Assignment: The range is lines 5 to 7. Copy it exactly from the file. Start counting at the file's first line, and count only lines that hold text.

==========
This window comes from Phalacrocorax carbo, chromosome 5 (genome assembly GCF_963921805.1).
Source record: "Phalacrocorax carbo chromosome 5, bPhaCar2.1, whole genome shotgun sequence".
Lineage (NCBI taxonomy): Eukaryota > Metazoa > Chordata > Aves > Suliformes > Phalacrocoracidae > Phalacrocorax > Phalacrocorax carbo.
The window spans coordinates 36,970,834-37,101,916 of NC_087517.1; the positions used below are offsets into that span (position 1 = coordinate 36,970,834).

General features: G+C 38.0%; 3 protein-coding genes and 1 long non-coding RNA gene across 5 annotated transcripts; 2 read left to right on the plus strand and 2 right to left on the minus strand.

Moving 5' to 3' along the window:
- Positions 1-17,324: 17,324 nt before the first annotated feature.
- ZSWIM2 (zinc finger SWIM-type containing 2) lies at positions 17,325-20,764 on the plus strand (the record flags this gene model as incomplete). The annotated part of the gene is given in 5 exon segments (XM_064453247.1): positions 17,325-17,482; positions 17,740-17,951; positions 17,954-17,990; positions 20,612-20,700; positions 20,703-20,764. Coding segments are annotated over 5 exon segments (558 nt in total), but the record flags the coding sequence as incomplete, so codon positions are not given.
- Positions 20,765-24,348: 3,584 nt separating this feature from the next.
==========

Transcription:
General features: G+C 38.0%; 3 protein-coding genes and 1 long non-coding RNA gene across 5 annotated transcripts; 2 read left to right on the plus strand and 2 right to left on the minus strand.

Moving 5' to 3' along the window:
- Positions 1-17,324: 17,324 nt before the first annotated feature.